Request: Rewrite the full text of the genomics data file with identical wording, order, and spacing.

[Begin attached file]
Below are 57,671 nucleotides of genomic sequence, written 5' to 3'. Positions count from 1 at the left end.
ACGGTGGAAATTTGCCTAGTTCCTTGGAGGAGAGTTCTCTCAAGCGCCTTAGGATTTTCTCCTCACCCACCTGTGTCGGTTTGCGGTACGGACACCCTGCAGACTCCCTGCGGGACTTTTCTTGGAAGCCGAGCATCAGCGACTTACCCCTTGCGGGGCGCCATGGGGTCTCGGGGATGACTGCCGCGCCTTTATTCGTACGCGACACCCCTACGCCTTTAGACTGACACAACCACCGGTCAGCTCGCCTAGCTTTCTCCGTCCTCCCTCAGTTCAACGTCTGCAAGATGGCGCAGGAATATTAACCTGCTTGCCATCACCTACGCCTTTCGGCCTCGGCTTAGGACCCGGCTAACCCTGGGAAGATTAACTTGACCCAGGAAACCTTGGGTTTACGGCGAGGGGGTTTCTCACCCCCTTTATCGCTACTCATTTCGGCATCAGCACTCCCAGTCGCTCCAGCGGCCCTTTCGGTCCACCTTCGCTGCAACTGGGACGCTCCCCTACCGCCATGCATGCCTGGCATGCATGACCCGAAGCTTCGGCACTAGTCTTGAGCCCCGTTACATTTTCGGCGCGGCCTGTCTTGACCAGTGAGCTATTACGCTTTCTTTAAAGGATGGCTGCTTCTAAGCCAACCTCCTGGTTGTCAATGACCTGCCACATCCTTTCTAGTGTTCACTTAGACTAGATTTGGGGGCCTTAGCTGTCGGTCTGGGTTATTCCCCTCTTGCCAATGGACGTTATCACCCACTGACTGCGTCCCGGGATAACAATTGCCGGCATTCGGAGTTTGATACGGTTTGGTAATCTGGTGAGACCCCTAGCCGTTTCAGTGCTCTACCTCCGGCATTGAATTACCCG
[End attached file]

Below are 57,671 nucleotides of genomic sequence, written 5' to 3'. Positions count from 1 at the left end.
ACGGTGGAAATTTGCCTAGTTCCTTGGAGGAGAGTTCTCTCAAGCGCCTTAGGATTTTCTCCTCACCCACCTGTGTCGGTTTGCGGTACGGACACCCTGCAGACTCCCTGCGGGACTTTTCTTGGAAGCCGAGCATCAGCGACTTACCCCTTGCGGGGCGCCATGGGGTCTCGGGGATGACTGCCGCGCCTTTATTCGTACGCGACACCCCTACGCCTTTAGACTGACACAACCACCGGTCAGCTCGCCTAGCTTTCTCCGTCCTCCCTCAGTTCAACGTCTGCAAGATGGCGCAGGAATATTAACCTGCTTGCCATCACCTACGCCTTTCGGCCTCGGCTTAGGACCCGGCTAACCCTGGGAAGATTAACTTGACCCAGGAAACCTTGGGTTTACGGCGAGGGGGTTTCTCACCCCCTTTATCGCTACTCATTTCGGCATCAGCACTCCCAGTCGCTCCAGCGGCCCTTTCGGTCCACCTTCGCTGCAACTGGGACGCTCCCCTACCGCCATGCATGCCTGGCATGCATGACCCGAAGCTTCGGCACTAGTCTTGAGCCCCGTTACATTTTCGGCGCGGCCTGTCTTGACCAGTGAGCTATTACGCTTTCTTTAAAGGATGGCTGCTTCTAAGCCAACCTCCTGGTTGTCAATGACCTGCCACATCCTTTCTAGTGTTCACTTAGACTAGATTTGGGGGCCTTAGCTGTCGGTCTGGGTTATTCCCCTCTTGCCAATGGACGTTATCACCCACTGACTGCGTCCCGGGATAACAATTGCCGGCATTCGGAGTTTGATACGGTTTGGTAATCTGGTGAGACCCCTAGCCGTTTCAGTGCTCTACCTCCGGCATTGAATTACCCG